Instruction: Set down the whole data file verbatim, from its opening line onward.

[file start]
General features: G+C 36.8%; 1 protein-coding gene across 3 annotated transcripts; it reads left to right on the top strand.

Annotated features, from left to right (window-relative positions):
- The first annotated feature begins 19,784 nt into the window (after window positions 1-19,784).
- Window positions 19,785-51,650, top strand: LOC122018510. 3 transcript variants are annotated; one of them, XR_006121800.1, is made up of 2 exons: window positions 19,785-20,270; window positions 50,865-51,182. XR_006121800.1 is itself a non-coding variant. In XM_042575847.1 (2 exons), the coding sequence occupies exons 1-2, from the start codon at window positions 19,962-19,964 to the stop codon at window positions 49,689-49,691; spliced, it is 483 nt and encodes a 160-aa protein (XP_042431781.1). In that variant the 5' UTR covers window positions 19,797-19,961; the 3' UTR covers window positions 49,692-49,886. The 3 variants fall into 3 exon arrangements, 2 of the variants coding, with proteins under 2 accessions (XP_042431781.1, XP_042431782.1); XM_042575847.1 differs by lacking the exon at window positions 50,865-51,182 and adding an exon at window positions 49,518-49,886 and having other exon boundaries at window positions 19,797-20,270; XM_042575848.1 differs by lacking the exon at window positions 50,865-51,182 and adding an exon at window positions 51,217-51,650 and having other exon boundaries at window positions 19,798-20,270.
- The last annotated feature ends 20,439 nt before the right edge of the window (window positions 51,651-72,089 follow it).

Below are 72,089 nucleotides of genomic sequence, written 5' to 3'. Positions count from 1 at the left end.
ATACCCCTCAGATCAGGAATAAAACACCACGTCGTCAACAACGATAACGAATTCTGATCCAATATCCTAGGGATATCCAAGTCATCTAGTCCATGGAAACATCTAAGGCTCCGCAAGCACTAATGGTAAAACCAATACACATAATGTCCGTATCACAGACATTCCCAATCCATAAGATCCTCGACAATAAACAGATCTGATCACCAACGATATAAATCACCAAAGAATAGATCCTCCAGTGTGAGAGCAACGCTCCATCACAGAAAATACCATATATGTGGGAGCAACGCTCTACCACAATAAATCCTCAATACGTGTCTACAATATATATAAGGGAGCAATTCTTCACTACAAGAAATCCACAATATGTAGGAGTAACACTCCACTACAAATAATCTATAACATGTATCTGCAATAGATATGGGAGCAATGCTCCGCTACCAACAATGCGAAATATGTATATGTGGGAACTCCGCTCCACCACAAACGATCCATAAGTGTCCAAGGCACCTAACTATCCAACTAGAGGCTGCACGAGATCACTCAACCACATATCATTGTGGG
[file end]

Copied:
General features: G+C 36.8%; 1 protein-coding gene across 3 annotated transcripts; it reads left to right on the top strand.

Annotated features, from left to right (window-relative positions):
- The first annotated feature begins 19,784 nt into the window (after window positions 1-19,784).
- Window positions 19,785-51,650, top strand: LOC122018510. 3 transcript variants are annotated; one of them, XR_006121800.1, is made up of 2 exons: window positions 19,785-20,270; window positions 50,865-51,182. XR_006121800.1 is itself a non-coding variant. In XM_042575847.1 (2 exons), the coding sequence occupies exons 1-2, from the start codon at window positions 19,962-19,964 to the stop codon at window positions 49,689-49,691; spliced, it is 483 nt and encodes a 160-aa protein (XP_042431781.1). In that variant the 5' UTR covers window positions 19,797-19,961; the 3' UTR covers window positions 49,692-49,886. The 3 variants fall into 3 exon arrangements, 2 of the variants coding, with proteins under 2 accessions (XP_042431781.1, XP_042431782.1); XM_042575847.1 differs by lacking the exon at window positions 50,865-51,182 and adding an exon at window positions 49,518-49,886 and having other exon boundaries at window positions 19,797-20,270; XM_042575848.1 differs by lacking the exon at window positions 50,865-51,182 and adding an exon at window positions 51,217-51,650 and having other exon boundaries at window positions 19,798-20,270.
- The last annotated feature ends 20,439 nt before the right edge of the window (window positions 51,651-72,089 follow it).

Below are 72,089 nucleotides of genomic sequence, written 5' to 3'. Positions count from 1 at the left end.
ATACCCCTCAGATCAGGAATAAAACACCACGTCGTCAACAACGATAACGAATTCTGATCCAATATCCTAGGGATATCCAAGTCATCTAGTCCATGGAAACATCTAAGGCTCCGCAAGCACTAATGGTAAAACCAATACACATAATGTCCGTATCACAGACATTCCCAATCCATAAGATCCTCGACAATAAACAGATCTGATCACCAACGATATAAATCACCAAAGAATAGATCCTCCAGTGTGAGAGCAACGCTCCATCACAGAAAATACCATATATGTGGGAGCAACGCTCTACCACAATAAATCCTCAATACGTGTCTACAATATATATAAGGGAGCAATTCTTCACTACAAGAAATCCACAATATGTAGGAGTAACACTCCACTACAAATAATCTATAACATGTATCTGCAATAGATATGGGAGCAATGCTCCGCTACCAACAATGCGAAATATGTATATGTGGGAACTCCGCTCCACCACAAACGATCCATAAGTGTCCAAGGCACCTAACTATCCAACTAGAGGCTGCACGAGATCACTCAACCACATATCATTGTGGG